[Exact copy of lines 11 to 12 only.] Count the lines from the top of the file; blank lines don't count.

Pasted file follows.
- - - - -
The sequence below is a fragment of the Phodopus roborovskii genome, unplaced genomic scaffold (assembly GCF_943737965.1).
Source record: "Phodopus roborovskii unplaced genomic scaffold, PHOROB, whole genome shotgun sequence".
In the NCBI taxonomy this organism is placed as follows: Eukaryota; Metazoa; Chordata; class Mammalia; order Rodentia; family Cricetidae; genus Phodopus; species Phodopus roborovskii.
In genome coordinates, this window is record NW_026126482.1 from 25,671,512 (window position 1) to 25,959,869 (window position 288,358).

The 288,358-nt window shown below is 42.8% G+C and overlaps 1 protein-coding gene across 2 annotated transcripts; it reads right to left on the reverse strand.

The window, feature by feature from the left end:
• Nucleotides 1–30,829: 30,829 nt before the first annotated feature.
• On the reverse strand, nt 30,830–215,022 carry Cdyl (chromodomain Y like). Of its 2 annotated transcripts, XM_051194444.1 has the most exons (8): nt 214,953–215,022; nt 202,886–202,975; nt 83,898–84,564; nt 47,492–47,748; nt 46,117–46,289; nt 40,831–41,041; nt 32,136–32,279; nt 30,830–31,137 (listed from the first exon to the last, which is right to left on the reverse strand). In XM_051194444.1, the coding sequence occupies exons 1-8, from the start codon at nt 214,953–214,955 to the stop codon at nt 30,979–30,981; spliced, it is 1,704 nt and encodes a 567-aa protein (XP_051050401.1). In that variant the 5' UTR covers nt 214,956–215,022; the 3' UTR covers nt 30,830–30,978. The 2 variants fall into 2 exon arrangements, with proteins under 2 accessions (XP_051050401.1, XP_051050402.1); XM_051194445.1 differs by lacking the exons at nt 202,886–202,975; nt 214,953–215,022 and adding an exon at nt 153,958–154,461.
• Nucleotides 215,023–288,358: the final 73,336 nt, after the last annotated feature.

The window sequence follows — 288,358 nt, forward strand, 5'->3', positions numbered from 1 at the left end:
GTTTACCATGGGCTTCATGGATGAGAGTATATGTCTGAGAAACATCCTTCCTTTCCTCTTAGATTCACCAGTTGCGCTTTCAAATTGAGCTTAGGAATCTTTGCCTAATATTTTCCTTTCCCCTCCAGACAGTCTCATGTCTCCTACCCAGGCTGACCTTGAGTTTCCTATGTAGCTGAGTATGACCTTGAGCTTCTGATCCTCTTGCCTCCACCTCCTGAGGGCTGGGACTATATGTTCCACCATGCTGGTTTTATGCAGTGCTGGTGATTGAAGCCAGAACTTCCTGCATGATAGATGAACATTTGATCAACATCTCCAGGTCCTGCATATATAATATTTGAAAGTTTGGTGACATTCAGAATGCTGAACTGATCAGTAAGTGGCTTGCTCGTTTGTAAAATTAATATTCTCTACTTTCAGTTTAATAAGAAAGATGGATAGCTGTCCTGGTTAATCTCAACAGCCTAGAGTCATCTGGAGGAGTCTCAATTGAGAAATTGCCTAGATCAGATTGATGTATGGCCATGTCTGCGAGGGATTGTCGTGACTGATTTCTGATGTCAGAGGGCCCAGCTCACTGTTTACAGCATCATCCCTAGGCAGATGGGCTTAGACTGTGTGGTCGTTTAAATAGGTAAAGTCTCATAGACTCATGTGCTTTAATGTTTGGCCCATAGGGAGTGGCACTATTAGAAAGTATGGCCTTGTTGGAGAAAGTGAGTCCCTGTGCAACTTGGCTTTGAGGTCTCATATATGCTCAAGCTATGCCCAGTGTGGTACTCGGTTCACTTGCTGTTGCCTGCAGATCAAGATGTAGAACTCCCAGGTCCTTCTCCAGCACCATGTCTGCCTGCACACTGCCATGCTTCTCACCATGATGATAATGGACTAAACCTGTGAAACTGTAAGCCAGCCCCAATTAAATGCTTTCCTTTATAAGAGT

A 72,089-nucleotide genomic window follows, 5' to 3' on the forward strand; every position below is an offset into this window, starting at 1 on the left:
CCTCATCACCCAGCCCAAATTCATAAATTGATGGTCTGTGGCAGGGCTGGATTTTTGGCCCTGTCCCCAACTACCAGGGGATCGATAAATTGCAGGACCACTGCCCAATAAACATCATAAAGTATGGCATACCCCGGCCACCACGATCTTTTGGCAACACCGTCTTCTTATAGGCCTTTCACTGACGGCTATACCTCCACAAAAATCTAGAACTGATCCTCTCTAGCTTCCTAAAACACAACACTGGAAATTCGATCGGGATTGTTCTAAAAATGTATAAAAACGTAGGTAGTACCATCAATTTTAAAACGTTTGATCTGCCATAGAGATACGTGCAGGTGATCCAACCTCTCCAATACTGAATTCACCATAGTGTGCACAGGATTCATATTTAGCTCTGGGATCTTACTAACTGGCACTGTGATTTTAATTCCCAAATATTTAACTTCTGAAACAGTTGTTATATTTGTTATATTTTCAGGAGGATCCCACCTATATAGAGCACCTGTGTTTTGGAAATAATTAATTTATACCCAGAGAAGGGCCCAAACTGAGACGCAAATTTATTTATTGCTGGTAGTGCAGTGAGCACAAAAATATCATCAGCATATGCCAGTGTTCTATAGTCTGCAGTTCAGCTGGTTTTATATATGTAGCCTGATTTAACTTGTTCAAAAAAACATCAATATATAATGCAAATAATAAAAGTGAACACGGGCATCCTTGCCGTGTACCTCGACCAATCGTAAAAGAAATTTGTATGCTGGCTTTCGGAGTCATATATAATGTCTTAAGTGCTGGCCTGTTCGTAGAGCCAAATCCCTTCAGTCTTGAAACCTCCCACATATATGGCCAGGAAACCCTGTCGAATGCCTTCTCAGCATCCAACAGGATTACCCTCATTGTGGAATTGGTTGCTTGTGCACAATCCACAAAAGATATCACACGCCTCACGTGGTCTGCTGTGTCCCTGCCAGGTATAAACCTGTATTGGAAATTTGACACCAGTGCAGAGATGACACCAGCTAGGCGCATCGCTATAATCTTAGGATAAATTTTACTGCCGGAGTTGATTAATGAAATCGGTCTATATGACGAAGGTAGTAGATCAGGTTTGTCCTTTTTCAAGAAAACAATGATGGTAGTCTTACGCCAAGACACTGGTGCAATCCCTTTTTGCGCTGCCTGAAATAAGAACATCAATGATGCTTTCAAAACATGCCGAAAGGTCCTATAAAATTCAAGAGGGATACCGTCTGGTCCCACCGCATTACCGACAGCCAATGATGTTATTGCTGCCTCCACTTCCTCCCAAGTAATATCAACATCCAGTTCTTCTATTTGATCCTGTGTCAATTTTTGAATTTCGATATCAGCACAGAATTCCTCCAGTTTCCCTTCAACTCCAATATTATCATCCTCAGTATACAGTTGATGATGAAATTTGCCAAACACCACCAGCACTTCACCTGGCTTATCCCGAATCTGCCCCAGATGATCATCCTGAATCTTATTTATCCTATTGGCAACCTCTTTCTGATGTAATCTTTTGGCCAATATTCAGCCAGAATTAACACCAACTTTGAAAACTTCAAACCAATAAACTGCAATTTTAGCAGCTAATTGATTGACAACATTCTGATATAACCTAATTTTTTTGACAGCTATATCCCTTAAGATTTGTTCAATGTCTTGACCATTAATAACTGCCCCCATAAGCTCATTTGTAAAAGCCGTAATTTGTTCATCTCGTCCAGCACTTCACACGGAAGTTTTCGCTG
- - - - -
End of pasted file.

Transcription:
GTTTACCATGGGCTTCATGGATGAGAGTATATGTCTGAGAAACATCCTTCCTTTCCTCTTAGATTCACCAGTTGCGCTTTCAAATTGAGCTTAGGAATCTTTGCCTAATATTTTCCTTTCCCCTCCAGACAGTCTCATGTCTCCTACCCAGGCTGACCTTGAGTTTCCTATGTAGCTGAGTATGACCTTGAGCTTCTGATCCTCTTGCCTCCACCTCCTGAGGGCTGGGACTATATGTTCCACCATGCTGGTTTTATGCAGTGCTGGTGATTGAAGCCAGAACTTCCTGCATGATAGATGAACATTTGATCAACATCTCCAGGTCCTGCATATATAATATTTGAAAGTTTGGTGACATTCAGAATGCTGAACTGATCAGTAAGTGGCTTGCTCGTTTGTAAAATTAATATTCTCTACTTTCAGTTTAATAAGAAAGATGGATAGCTGTCCTGGTTAATCTCAACAGCCTAGAGTCATCTGGAGGAGTCTCAATTGAGAAATTGCCTAGATCAGATTGATGTATGGCCATGTCTGCGAGGGATTGTCGTGACTGATTTCTGATGTCAGAGGGCCCAGCTCACTGTTTACAGCATCATCCCTAGGCAGATGGGCTTAGACTGTGTGGTCGTTTAAATAGGTAAAGTCTCATAGACTCATGTGCTTTAATGTTTGGCCCATAGGGAGTGGCACTATTAGAAAGTATGGCCTTGTTGGAGAAAGTGAGTCCCTGTGCAACTTGGCTTTGAGGTCTCATATATGCTCAAGCTATGCCCAGTGTGGTACTCGGTTCACTTGCTGTTGCCTGCAGATCAAGATGTAGAACTCCCAGGTCCTTCTCCAGCACCATGTCTGCCTGCACACTGCCATGCTTCTCACCATGATGATAATGGACTAAACCTGTGAAACTGTAAGCCAGCCCCAATTAAATGCTTTCCTTTATAAGAGT

A 72,089-nucleotide genomic window follows, 5' to 3' on the forward strand; every position below is an offset into this window, starting at 1 on the left: